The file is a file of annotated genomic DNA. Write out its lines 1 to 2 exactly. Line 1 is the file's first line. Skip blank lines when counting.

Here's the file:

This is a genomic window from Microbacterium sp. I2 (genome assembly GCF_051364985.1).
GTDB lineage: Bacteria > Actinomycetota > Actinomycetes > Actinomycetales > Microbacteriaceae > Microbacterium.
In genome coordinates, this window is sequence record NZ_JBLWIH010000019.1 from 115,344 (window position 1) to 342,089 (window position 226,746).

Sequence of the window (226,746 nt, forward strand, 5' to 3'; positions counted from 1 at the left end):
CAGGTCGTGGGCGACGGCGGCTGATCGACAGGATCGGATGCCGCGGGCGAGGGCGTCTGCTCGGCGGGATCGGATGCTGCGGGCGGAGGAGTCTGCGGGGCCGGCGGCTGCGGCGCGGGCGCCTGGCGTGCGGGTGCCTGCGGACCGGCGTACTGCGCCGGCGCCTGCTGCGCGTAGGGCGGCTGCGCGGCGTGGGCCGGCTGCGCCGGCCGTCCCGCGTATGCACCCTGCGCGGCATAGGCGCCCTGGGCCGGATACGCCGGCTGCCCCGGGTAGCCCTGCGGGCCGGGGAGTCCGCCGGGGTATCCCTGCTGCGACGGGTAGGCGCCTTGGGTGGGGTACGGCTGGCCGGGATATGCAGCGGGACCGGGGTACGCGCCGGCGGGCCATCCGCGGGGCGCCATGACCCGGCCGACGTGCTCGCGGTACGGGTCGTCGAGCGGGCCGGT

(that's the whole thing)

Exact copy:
This is a genomic window from Microbacterium sp. I2 (genome assembly GCF_051364985.1).
GTDB lineage: Bacteria > Actinomycetota > Actinomycetes > Actinomycetales > Microbacteriaceae > Microbacterium.